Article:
That would suggest that for those with less resources and structure that they should partner with a delivery service as described in the discussion. DoorDash, Instacart, et. al. is not the answer. With the breadth of their customers, focus would be difficult for the grocery retailer.

I may be playing with words but, if a retailer is using an outside resource, it should be a tight contractual agreement and not a partnership where the partner has a myriad of other interests.

Mohamed Amer, PhD

For cost structure and efficiency reasons, retailers need to use the right third-party provider. Grocers do not have delivery competencies in systems, processes, equipment, and the necessary volume to make it work. Focus on the core!

Ryan Mathews

Once again, one size does not fit all. It all depends on the retailer, the competitive market, the geography, and consumer demand. The pros and cons are more or less self evident. Pros include access to data, direct links to the consumer, and control of your brand. The cons include the need for building delivery infrastructure, labor availability, and being able to absorb last mile costs.

Matt Lyles

Should retailers “own” the entire delivery aspect of the customer experience? Likely not, given all the costs. But they should be “accountable” for the delivery and not simply wipe their hands clean of any issues and force the customer to have to deal with the third-party delivery provider. If there are any customer service issues related to the delivery, retailers should have all the right mechanisms in place to solve the issue without the customer having to take any additional steps.

Camille P. Schuster, PhD.

Managing all the parts of the delivery process in every location is a major challenge requiring planning, hiring, monitoring of employees and the process, and collecting consumer data. If a retailer can not do the whole process well, a third-party provider is a viable option. However the contract with the third-party provider must be negotiated and managed well to maintain the integrity of the delivery and data collection process.

Mark Price

One of the challenges of building a delivery capability into a retail business is the lack of competence in the specific type of logistics that is involved in a one-to-many delivery structure. Small retailers will struggle to scale delivery capabilities with high performance due to a lack of technology, staff and procedures. As a result, third-party delivery services, who have surmounted those obstacles already, seem to make the most sense. Permitting customers to purchase and pick up curbside or shop in-store fits right into the retail framework and should be continued.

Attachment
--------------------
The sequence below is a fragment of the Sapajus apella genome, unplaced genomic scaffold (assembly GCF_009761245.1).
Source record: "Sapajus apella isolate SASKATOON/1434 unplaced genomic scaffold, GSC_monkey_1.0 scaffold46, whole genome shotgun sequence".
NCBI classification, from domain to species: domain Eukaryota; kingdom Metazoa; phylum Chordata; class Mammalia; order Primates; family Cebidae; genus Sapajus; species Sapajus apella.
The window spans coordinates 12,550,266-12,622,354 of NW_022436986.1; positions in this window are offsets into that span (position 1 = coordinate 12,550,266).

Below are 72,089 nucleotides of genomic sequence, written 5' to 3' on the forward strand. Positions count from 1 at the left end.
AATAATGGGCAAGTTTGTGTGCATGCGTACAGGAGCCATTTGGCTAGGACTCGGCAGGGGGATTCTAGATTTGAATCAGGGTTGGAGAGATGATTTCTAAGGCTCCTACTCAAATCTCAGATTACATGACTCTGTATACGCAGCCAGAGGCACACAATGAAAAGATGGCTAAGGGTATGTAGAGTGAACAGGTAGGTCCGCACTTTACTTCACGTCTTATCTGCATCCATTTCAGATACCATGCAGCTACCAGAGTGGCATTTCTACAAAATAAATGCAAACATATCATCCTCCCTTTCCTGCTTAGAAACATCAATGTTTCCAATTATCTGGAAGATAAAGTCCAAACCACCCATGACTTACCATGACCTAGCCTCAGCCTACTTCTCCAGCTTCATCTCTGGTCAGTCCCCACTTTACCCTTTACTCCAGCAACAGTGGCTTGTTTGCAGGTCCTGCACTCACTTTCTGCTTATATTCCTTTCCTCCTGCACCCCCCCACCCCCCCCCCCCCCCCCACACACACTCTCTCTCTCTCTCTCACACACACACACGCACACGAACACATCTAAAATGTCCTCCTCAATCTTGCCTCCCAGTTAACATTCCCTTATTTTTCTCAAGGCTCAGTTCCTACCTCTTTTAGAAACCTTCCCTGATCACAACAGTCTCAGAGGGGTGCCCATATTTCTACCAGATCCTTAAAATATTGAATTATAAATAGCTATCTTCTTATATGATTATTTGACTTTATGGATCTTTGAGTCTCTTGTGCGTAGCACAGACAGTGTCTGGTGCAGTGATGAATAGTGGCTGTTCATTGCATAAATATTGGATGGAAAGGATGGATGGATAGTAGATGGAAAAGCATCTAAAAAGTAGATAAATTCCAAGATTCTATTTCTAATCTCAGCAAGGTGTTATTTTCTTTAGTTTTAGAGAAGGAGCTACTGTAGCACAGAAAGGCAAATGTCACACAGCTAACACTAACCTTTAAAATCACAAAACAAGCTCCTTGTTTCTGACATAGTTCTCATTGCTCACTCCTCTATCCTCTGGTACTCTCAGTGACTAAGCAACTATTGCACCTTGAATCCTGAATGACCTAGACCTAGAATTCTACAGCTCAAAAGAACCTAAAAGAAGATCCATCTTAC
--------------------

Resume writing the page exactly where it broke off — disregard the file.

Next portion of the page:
9 months 29 days ago

I recently experienced a delivery from Walmart in Florida.

The advertising shows a nice uniformed employee in a refrigerated van bearing the Walmart livery. However, the reality was something completely different. A guy turned up with the food in a beat up, 40 year old, rusty pick up truck, looking like he had just finished a shift in a coal mine. All my food, including chilled and frozen food, was on the back of his pick up. The temperature was 85ºF.

This was a third party delivery company. Clearly they have no minimum standards or vetting process. I clearly wouldn’t order from Walmart again. They need to take this service in-house before they suffer irreparable reputation damage.

James Tenser
I’m squarely in the camp that advocates for own control of all customer-facing services by the retailer. High delivery costs remain a challenge, but this factor must be accounted for in a comprehensive manner. What do you really risk when you put digital moments of truth in the hands of an outside solution provider? Third-party services intermediate the retailer’s service experience and divert essential data about shopper behavior. I could never agree to hand over control of my brand relationships to gig-workers employed by a company that is angling to become my competitor. It is a competitive necessity for supermarkets to offer digital selling. Once they make that omnichannel commitment, imperatives follow regarding order-taking and fulfillment. Shoppers will choose home delivery, in-store pickup and curbside pickup according to their momentary convenience. This new complexity is daunting enough that many retailers have “partnered” with 3rd parties while they learn the ropes. I say they should not renew those contracts, but apply early learnings to define a more permanent solution which integrates with their own loyalty programs… Read more »
Craig Sundstrom

Maybe they should get rid of it altogether (Just kidding! 🙂 well … sort of).

I suspect it will be a mix: the very large and perhaps, paradoxically, the very small (e.g. a single neighborhood store) will do it themselves, while mid-sized companies will outsource it. Like any other process, there can be cost saving internalizing delivery, but you have to have sufficient resources to do it right.